I hear you on that. Once residing in the heart of dot-com VC circles, I had to make a quick exit for my own sanity. With the dot-bomb, I thought I'd seen the demise of some more odious cultural habits: nonstop self-promotion and money schemes, totally reckless consumerism, and lock-step belief in unproven, yet "sure-fire" business models.

I was wrong; the corpse is still walking. The tech crash was but a pause in a mad dash towards nonstop consumption. The housing bubble is simply a symptom of pandemic self-gratification.

Anonymous said...

I can't speak for Marin county, but in Southern California, one reason middle and upper middle class people pull their kids out of public schools is lack of safety, especially at the high school level. Some of these kids wind up in private schools. Others just leave the state.

I suppose a family faced with a choice of violent public schools in California, and mediocre but safe public schools in some other state has an easy choice to make.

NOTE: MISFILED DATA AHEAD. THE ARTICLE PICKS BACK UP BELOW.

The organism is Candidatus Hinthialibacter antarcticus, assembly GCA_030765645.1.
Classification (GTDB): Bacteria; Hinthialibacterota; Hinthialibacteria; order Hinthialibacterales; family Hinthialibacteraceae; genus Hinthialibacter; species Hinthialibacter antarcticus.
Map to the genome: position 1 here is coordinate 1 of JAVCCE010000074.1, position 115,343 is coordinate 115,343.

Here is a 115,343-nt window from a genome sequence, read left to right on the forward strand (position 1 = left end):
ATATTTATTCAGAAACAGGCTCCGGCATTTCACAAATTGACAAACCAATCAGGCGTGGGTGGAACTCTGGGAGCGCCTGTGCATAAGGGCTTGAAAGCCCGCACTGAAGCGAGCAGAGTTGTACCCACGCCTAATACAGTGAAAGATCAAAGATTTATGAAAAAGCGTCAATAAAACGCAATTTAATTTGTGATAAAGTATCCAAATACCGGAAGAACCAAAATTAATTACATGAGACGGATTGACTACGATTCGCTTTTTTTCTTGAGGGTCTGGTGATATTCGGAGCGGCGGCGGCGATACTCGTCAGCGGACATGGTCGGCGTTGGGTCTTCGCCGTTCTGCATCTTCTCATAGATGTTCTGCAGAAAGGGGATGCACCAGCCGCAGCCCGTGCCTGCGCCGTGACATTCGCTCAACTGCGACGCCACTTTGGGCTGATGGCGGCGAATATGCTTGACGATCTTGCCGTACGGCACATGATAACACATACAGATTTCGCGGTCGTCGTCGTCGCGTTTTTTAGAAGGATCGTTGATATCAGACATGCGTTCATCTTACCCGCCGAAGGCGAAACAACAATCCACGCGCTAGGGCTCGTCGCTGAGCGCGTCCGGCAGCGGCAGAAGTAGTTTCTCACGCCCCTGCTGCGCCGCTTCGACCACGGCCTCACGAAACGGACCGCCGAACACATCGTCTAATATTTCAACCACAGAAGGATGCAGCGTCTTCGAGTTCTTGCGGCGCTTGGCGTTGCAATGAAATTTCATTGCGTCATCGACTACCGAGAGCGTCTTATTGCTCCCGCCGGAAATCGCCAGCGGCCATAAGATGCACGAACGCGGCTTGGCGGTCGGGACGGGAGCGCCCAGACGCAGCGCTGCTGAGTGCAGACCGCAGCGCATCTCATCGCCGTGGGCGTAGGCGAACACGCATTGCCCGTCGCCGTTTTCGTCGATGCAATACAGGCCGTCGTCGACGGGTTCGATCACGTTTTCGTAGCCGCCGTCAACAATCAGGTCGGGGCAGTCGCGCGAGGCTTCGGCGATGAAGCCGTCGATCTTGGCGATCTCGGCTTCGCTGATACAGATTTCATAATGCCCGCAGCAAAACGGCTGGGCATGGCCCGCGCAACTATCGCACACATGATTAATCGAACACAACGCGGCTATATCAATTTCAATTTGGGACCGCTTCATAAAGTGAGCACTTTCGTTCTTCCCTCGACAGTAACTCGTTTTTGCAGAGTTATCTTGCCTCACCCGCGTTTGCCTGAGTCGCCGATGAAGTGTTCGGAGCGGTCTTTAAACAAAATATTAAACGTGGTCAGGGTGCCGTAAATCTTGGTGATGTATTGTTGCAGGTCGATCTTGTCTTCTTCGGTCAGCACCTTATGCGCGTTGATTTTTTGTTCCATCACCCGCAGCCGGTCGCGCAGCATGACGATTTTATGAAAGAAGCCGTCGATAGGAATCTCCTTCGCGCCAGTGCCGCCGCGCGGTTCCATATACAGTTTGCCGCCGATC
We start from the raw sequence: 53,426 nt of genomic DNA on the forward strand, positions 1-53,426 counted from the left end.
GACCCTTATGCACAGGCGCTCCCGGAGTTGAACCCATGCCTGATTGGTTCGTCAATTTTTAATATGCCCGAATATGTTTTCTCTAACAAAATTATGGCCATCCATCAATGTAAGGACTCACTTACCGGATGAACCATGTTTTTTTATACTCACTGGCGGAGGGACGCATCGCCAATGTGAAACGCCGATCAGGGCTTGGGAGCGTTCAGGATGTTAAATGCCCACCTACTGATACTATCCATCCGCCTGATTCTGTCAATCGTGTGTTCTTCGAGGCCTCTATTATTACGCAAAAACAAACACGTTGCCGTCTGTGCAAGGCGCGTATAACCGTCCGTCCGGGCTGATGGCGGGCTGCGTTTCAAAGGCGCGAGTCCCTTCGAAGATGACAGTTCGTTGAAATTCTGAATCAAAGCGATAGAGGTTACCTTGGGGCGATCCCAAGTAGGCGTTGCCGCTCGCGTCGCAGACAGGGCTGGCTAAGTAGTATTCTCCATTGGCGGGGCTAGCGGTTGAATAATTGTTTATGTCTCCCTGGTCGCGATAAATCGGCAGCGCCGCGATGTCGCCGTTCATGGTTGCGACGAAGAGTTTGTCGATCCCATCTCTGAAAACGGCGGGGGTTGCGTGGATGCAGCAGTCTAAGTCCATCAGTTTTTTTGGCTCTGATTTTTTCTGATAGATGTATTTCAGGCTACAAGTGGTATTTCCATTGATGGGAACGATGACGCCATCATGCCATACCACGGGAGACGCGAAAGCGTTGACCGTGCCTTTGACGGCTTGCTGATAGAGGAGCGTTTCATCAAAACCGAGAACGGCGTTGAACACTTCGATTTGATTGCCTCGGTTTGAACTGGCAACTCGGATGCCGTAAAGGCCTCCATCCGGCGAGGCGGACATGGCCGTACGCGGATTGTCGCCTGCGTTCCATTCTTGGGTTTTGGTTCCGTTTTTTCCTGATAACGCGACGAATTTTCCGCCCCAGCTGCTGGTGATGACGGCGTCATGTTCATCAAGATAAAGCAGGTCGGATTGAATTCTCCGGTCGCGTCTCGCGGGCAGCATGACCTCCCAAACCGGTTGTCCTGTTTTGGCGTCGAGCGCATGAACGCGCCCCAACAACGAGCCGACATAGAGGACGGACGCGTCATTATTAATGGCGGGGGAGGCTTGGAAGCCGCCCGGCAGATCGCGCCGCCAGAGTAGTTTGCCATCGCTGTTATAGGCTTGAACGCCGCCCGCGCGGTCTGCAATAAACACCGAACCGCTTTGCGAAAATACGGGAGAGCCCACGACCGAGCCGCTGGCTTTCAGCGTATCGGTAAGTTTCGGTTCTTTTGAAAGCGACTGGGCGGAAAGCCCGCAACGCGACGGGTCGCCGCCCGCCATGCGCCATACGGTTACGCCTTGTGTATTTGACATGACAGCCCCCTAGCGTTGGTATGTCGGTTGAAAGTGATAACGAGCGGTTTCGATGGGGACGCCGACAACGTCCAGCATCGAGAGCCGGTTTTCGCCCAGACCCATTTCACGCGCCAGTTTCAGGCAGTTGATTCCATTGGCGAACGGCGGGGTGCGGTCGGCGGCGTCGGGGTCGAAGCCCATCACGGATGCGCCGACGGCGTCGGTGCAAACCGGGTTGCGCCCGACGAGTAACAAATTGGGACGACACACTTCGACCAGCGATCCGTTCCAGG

Nissan just moved its American headquarters from Gardena (in LA County) all the way to Tennessee, and an unusually large percentage of their employees moved with them. It would be interesting to know just why so many people abandoned So Cal.

Anonymous said...

Nissan just moved its American headquarters from Gardena (in LA County) all the way to Tennessee, and an unusually large percentage of their employees moved with them.

A very good friend of mine works for Nissan and just made the move to Nashville. However, less than half of the employees opted to move - the rest quit because they just couldn't give up their SoCal lifestyle.

My friend moved because he saw no future for his two kids in SoCal. Very smart move IMHO.

BTW, he managed to sell his tiny little 3 bedroom, 2 bath tract home in Pasadena (built in 1952) for about $850K, and buy a new 4000 sq ft monster home on an acre of land for about 600K.

Marinite said...

The housing bubble is simply a symptom of pandemic self-gratification


I have to use that as a post title or something.

Anonymous said...

I live in Encinitas, CA, where the housing is up 300% in the last 12 years. So high that it would seem you would almost resent your kids! Just Kidding! But a thousand a month per bedroom, when the appreciation ends but the large/bdrm/mo doesn't - in fact, it goes on for essentially FOREVER.
But, it is an excellent neighborhood, with very low crime, absolutely excellent schools (seriously, Excellent!), and low utilities. I live walking near to rail mass transit, and the beach.